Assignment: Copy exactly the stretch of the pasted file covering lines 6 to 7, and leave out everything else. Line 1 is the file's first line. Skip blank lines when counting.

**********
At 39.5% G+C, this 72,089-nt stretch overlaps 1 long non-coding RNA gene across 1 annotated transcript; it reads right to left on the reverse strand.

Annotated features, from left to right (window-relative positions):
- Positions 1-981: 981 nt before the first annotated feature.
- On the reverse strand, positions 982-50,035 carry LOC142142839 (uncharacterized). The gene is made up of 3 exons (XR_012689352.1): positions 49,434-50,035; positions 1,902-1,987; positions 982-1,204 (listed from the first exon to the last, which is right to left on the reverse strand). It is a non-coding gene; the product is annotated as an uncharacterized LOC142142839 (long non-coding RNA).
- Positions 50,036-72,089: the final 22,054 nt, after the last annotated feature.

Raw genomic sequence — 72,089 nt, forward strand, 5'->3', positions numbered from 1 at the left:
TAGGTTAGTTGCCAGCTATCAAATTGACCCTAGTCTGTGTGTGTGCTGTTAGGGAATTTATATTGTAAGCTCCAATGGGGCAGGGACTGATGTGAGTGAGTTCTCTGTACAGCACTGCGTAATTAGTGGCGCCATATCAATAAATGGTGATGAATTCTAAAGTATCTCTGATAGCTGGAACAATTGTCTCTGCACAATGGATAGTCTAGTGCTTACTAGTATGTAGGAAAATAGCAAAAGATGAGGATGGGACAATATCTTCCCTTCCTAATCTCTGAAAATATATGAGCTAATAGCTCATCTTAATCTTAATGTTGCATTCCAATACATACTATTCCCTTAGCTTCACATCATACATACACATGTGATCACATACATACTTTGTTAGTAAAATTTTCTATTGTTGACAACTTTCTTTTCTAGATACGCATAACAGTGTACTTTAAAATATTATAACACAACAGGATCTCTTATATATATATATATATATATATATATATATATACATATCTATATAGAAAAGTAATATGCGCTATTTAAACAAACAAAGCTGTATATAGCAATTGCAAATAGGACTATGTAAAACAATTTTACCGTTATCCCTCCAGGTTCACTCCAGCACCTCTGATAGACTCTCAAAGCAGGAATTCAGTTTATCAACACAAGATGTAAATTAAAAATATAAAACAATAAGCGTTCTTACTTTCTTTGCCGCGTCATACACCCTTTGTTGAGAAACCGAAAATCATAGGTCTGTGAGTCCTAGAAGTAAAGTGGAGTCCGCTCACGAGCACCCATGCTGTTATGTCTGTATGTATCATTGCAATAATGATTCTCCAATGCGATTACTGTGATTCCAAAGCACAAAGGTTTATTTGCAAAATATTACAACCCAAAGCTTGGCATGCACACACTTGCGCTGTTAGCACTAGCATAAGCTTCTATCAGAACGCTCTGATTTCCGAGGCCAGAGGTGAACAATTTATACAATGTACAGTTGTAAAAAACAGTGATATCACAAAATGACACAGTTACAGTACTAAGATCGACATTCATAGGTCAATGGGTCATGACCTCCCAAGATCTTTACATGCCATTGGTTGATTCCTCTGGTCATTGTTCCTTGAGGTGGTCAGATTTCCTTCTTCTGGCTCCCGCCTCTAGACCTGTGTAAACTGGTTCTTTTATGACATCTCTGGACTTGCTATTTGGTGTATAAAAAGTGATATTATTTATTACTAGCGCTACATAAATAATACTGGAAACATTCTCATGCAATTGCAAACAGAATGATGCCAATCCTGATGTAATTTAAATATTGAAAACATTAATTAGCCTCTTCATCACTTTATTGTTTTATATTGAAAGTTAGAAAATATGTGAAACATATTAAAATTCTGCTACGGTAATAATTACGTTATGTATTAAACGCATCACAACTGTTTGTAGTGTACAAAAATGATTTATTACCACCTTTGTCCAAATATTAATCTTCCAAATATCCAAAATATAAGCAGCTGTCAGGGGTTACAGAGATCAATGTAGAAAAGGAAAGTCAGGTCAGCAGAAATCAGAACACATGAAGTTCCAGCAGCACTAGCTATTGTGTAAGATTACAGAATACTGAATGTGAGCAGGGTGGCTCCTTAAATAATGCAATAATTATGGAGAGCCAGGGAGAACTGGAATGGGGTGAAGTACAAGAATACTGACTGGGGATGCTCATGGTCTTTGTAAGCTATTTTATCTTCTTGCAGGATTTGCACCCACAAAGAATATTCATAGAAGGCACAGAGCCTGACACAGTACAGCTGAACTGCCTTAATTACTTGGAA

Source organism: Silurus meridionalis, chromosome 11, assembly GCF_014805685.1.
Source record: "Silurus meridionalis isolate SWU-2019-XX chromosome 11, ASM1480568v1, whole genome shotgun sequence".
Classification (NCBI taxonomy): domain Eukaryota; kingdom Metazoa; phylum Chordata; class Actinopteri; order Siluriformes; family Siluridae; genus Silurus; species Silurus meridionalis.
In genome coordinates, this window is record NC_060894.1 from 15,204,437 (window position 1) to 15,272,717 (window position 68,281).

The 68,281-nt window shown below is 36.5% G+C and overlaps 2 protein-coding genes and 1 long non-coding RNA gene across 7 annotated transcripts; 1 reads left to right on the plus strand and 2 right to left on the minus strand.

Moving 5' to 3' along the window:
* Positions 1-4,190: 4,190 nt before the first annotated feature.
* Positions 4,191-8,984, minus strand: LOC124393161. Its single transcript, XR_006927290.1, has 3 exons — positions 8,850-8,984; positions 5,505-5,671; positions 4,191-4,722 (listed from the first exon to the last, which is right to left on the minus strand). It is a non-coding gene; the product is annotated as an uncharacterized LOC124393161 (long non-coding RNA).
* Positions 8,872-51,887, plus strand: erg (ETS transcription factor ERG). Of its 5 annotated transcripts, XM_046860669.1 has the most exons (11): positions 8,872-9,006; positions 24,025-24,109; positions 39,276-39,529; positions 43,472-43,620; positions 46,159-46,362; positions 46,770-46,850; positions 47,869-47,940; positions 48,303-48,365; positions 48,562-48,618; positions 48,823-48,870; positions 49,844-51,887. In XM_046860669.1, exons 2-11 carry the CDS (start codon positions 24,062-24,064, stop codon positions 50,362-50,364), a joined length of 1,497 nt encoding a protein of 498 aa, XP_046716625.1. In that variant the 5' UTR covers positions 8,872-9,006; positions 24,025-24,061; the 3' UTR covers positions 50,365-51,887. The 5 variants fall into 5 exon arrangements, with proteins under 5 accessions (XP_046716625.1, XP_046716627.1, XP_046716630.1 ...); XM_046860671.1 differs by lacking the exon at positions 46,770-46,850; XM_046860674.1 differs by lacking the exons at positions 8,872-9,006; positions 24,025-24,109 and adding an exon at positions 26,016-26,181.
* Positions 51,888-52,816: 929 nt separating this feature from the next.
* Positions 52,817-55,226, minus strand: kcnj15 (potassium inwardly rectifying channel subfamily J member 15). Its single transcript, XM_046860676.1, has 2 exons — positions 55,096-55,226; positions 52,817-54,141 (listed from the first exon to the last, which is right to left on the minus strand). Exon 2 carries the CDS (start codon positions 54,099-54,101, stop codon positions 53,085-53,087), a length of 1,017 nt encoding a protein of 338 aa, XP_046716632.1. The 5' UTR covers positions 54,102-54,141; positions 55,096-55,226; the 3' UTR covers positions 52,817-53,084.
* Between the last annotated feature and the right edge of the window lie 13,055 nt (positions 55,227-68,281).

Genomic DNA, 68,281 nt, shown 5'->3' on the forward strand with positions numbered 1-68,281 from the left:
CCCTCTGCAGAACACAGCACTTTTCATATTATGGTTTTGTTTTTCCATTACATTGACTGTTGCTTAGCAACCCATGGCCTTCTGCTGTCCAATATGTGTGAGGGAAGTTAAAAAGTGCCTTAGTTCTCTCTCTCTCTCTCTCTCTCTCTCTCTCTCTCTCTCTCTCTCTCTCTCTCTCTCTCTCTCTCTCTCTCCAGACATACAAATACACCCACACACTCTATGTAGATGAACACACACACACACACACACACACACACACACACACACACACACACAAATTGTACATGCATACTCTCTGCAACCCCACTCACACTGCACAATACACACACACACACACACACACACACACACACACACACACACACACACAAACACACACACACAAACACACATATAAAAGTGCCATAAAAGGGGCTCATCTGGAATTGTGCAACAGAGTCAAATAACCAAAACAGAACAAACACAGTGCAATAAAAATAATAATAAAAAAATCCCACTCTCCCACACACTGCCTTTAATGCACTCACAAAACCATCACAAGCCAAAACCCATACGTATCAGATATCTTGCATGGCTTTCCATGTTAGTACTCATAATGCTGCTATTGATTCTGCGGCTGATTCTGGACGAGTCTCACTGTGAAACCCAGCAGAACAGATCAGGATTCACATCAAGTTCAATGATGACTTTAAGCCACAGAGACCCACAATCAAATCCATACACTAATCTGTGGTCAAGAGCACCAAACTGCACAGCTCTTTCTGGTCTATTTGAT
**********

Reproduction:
Raw genomic sequence — 72,089 nt, forward strand, 5'->3', positions numbered from 1 at the left:
TAGGTTAGTTGCCAGCTATCAAATTGACCCTAGTCTGTGTGTGTGCTGTTAGGGAATTTATATTGTAAGCTCCAATGGGGCAGGGACTGATGTGAGTGAGTTCTCTGTACAGCACTGCGTAATTAGTGGCGCCATATCAATAAATGGTGATGAATTCTAAAGTATCTCTGATAGCTGGAACAATTGTCTCTGCACAATGGATAGTCTAGTGCTTACTAGTATGTAGGAAAATAGCAAAAGATGAGGATGGGACAATATCTTCCCTTCCTAATCTCTGAAAATATATGAGCTAATAGCTCATCTTAATCTTAATGTTGCATTCCAATACATACTATTCCCTTAGCTTCACATCATACATACACATGTGATCACATACATACTTTGTTAGTAAAATTTTCTATTGTTGACAACTTTCTTTTCTAGATACGCATAACAGTGTACTTTAAAATATTATAACACAACAGGATCTCTTATATATATATATATATATATATATATATATATACATATCTATATAGAAAAGTAATATGCGCTATTTAAACAAACAAAGCTGTATATAGCAATTGCAAATAGGACTATGTAAAACAATTTTACCGTTATCCCTCCAGGTTCACTCCAGCACCTCTGATAGACTCTCAAAGCAGGAATTCAGTTTATCAACACAAGATGTAAATTAAAAATATAAAACAATAAGCGTTCTTACTTTCTTTGCCGCGTCATACACCCTTTGTTGAGAAACCGAAAATCATAGGTCTGTGAGTCCTAGAAGTAAAGTGGAGTCCGCTCACGAGCACCCATGCTGTTATGTCTGTATGTATCATTGCAATAATGATTCTCCAATGCGATTACTGTGATTCCAAAGCACAAAGGTTTATTTGCAAAATATTACAACCCAAAGCTTGGCATGCACACACTTGCGCTGTTAGCACTAGCATAAGCTTCTATCAGAACGCTCTGATTTCCGAGGCCAGAGGTGAACAATTTATACAATGTACAGTTGTAAAAAACAGTGATATCACAAAATGACACAGTTACAGTACTAAGATCGACATTCATAGGTCAATGGGTCATGACCTCCCAAGATCTTTACATGCCATTGGTTGATTCCTCTGGTCATTGTTCCTTGAGGTGGTCAGATTTCCTTCTTCTGGCTCCCGCCTCTAGACCTGTGTAAACTGGTTCTTTTATGACATCTCTGGACTTGCTATTTGGTGTATAAAAAGTGATATTATTTATTACTAGCGCTACATAAATAATACTGGAAACATTCTCATGCAATTGCAAACAGAATGATGCCAATCCTGATGTAATTTAAATATTGAAAACATTAATTAGCCTCTTCATCACTTTATTGTTTTATATTGAAAGTTAGAAAATATGTGAAACATATTAAAATTCTGCTACGGTAATAATTACGTTATGTATTAAACGCATCACAACTGTTTGTAGTGTACAAAAATGATTTATTACCACCTTTGTCCAAATATTAATCTTCCAAATATCCAAAATATAAGCAGCTGTCAGGGGTTACAGAGATCAATGTAGAAAAGGAAAGTCAGGTCAGCAGAAATCAGAACACATGAAGTTCCAGCAGCACTAGCTATTGTGTAAGATTACAGAATACTGAATGTGAGCAGGGTGGCTCCTTAAATAATGCAATAATTATGGAGAGCCAGGGAGAACTGGAATGGGGTGAAGTACAAGAATACTGACTGGGGATGCTCATGGTCTTTGTAAGCTATTTTATCTTCTTGCAGGATTTGCACCCACAAAGAATATTCATAGAAGGCACAGAGCCTGACACAGTACAGCTGAACTGCCTTAATTACTTGGAA